**Just a brief warning, that while this review holds no spoilers for The Last Little BLue Envelope, it does have spoilers for 13 Little Blue Envelopes. Proceed with caution.**
So, 13 Little Blue Envelopes was my very first Maureen Johnson book. It is what made me fall in love with her writing. It was such a terrific story. On the surface, a tale of a teenage girl overcoming her shy tendencies and traveling around Europe at the behest and expense of her recently deceased aunt. But, of course, Ginny, the teenage girl in question, wasn’t hoping experience Europe or get over her shyness. She wanted to see her aunt.
This time around, things are more complicated. Ginny is determined to see the last of the 13 letters, the one that was stolen from her, and the young man who has it is determined to keep it from her until they find what the letter points too.
That’s right, Ginny is off on another crazy European trip. Less rules this time, but more drama.
So, I’m of two completely different minds about this book but to express one of these is to completely ruin parts of the book. So, for the moment, I’m going to focus on what I liked.
First off, Aunt Peg. Maureen Johnson has, once again, managed to make this deceased character, a real presence in the book. Peg’s imagination, inspiration, and lingering presence in the lives of her loved ones really hit the mark for me. And any time Richard is “on screen” as it were, I just want to give him a hug. You can tell that he’s still processing how this woman flew through his life and turned it upside down.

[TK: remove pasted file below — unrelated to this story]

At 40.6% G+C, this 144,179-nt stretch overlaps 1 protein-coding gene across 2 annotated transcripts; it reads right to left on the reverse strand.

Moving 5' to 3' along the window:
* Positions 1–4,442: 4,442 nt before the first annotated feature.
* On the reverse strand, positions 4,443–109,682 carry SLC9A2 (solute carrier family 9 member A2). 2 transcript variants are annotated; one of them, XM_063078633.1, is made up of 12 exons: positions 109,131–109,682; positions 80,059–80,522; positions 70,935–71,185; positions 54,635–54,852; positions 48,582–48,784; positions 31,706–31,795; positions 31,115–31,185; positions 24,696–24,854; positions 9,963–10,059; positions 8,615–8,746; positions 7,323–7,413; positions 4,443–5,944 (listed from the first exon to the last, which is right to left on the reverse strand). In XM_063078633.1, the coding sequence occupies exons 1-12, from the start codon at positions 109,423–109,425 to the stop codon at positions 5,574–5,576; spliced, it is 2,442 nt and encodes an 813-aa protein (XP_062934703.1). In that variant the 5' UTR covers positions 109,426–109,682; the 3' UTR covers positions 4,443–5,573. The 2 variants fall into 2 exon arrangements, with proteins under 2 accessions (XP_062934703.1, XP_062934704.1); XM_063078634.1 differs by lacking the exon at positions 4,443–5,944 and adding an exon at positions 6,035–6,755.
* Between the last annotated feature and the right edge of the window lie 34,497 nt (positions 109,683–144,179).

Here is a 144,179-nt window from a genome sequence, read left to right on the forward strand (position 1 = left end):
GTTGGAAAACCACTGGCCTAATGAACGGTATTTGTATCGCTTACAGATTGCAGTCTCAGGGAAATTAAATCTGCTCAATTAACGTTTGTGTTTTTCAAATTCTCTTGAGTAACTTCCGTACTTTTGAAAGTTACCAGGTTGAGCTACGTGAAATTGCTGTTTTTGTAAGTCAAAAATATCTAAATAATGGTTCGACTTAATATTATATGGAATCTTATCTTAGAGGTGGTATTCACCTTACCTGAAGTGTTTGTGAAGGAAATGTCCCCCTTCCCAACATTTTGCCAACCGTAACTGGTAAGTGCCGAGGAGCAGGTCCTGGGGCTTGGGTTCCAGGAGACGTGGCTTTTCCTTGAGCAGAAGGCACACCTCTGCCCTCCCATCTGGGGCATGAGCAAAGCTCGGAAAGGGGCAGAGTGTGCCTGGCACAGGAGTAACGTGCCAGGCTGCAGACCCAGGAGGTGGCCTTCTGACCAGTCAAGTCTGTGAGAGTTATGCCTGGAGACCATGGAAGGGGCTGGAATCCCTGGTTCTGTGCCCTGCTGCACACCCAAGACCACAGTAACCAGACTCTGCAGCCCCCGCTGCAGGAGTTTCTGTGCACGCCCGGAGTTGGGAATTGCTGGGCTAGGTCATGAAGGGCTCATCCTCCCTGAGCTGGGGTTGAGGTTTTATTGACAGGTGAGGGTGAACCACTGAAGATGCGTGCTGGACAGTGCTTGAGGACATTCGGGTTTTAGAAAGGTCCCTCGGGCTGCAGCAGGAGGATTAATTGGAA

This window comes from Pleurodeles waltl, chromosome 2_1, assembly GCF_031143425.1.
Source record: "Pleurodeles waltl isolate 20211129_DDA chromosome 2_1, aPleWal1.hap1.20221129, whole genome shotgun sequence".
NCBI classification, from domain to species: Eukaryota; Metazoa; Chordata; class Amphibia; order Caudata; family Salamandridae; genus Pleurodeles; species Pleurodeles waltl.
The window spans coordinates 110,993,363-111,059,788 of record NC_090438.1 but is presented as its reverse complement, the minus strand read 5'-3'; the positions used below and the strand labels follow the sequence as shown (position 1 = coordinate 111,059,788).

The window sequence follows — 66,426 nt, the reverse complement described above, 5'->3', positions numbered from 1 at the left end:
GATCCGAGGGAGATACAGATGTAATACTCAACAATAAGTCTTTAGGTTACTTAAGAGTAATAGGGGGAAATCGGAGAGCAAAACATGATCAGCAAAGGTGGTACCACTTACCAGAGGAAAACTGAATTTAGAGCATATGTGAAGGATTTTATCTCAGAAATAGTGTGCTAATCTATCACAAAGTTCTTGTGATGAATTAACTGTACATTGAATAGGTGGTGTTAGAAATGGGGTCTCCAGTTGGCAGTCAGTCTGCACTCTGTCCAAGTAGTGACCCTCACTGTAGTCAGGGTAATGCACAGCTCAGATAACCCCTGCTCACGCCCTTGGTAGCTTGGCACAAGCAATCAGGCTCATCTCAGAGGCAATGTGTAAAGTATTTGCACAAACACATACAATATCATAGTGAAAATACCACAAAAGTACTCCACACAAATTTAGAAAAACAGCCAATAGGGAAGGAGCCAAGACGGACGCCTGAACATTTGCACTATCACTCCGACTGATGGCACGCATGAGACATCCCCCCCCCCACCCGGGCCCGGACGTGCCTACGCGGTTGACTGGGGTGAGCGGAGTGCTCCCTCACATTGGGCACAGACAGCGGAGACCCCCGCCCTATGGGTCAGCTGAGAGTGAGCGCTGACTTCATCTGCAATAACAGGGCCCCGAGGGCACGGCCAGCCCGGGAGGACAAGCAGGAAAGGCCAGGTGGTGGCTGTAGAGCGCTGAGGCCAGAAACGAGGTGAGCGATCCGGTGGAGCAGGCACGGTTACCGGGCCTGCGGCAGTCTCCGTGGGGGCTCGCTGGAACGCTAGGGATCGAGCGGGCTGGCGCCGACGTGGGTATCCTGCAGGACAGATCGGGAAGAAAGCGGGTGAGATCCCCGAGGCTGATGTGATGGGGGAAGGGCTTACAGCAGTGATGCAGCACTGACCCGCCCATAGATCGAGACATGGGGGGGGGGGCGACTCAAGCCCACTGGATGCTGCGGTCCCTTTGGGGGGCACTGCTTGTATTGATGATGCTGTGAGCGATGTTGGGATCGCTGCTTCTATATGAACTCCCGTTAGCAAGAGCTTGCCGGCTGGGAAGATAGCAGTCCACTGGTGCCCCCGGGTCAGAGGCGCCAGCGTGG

Ginny and Richard have the best family relationship ever. You can feel that Richard wants to embrace his role as uncle, wants to be that adult in Ginny’s life, but doesn’t quite now what to do with this quiet American girl who keeps turning up on his doorstep. They bond over Peg, and though they are often quiet around one another, you can feel their connection and their closeness. I love any and every scene that features the both of them.
Because there was no rules to Ginny’s traveling this time, it gave the book the opportunity to have a real ensemble cast, and I liked that better than the first one. I can’t really say anything about the ragtag team that travels around Europe without getting really spoilery. So, I will only say that each character is complicated, with multiple motivations and I was kinda hoping all the romance-triangle-stuff would turn out the opposite way than it did…so I tend to get a little rant-y.
Still though, it’s a mark of good writer who can ruin my (fictional) romantic goals, and still have me enjoy the book. A lot.
The last thing, that I just love about Maureen Johnson, is that she is expert at having her books contain her own unique humor yet not sounding as if Maureen Johnson is talking to you. Or at least, the Maureen Johnson I feel I know from following her on Twitter.
I may kinda worship Maureen Johnson. Just a little bit